Garden News: Water Garden Maintenance:
Should I keep my waterfall running
through the winter?
When the surface of your water garden turns to ice, there are two things
to think of concerning safety of your fish. First, it’s important
to keep a hole open in the ice. This prevents the buildup of gasses that
could harm your fish. These gasses develop as the fish waste and any plant
debris decomposes. The important factor is water oxygenation. Although
your fish are sleeping their way through winter, oxygenated water is still
vital to their survival through the winter.
Both of these goals can be achieved a couple of different ways. The required
preparations do not consume a lot of time, and certainly don’t threaten
to take over your weekend. If you prefer to leave the project to someone
else, most pond installers can usually be hired to do it for you. But
if you’re up for getting your hands dirty, here are a few things
that you’ll want to take into consideration when preparing for winter.
Running Your Waterfall
If you chose to keep your waterfall running through the winter, you’ll
be rewarded with some extraordinary, natural ice sculptures and winter
scenes.Winter also brings some unique considerations that you’ll
need to keep your eye on.
A pump and waterfall that circulates at least 2000 gallons of water per
hour is sufficient to keep a hole open in the ice, as well as oxygenation
of the water. Keep an eye on long or slow-moving streams and areas around
the waterfall. In these areas, it’s easy for ice dams to form, diverting
water over the liner. It’s important to watch for this, especially
on extremely cold days. If you find an ice dam that’s diverting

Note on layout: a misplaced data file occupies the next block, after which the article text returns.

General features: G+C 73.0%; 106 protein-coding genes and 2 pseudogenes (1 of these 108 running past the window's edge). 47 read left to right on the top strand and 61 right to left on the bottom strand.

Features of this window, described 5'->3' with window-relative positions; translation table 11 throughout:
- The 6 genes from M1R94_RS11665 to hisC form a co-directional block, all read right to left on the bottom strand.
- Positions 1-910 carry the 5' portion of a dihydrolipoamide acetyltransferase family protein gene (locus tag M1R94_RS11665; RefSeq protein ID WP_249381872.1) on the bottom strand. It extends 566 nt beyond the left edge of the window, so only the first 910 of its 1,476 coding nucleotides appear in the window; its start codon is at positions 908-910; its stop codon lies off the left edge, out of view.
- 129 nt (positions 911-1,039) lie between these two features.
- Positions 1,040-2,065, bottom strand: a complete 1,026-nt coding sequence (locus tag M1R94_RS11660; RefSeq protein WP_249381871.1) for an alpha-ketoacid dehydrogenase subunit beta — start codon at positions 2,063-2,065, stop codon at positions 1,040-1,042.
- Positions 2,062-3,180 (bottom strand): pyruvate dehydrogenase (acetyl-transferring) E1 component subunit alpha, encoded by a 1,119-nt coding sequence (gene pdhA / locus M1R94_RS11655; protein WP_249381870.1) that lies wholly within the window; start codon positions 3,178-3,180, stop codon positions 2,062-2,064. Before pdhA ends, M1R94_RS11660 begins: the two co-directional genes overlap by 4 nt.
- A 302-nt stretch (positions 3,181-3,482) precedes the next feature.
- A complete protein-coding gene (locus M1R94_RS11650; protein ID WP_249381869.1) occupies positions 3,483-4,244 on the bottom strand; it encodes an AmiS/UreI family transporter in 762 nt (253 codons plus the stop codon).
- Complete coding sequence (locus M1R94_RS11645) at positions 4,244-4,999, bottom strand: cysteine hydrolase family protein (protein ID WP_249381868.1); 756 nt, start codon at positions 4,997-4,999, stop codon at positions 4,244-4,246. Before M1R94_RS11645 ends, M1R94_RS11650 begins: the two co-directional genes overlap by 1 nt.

ater over the edge of the liner, it’s best to turn off the pump.
If you chisel the ice buildup away, chances are it will form again in
the same spot and be the source of continuous frustration.
Surprisingly, even during the winter, the water continues to evaporate
and therefore needs to be topped off so that your pump continues to function
properly. If you make the extra effort to keep your falls running throughout
the winter, you’ll see the most beautiful ice formations and patterns
around the falls and streambeds.
Shutting It Down
Many people choose to shut down their pond for the
winter because they don’t want to worry about ice dams or pay for
the cost to run a larger pump. If you chose to shut down your waterfall
for the winter, you’ll need to replicate the effects of the waterfall
in order keep the water oxygenated and a hole open in the ice.
A pump that circulates at least 150 gallons per hour can be placed in
your pond below, but close to, the water’s surface. By allowing
it to bubble about one inch above the surface, the agitation will keep
a hole in the ice and oxygenate the water until the air temperature drops
below 10° F.
If the air temperature stays below 10° F for extended periods, you’ll
need to add a floating heater in order to maintain the opening in the
ice. Most heaters are equipped with a thermostat that, when set at the
proper temperature, switches the heater on only when needed. Note, afloating
heater alone will not oxygenate the water, and therefore can be deadly
to your fish.
Winter, wherever you live, is a time for Mother Nature and her "family"
to change the scenery a bit. Whether it’s a frozen, white, wintry
scene, or just a rest from the heat of the southern sun, adapting to these
changes will ensure that your water garden and its fish are healthy all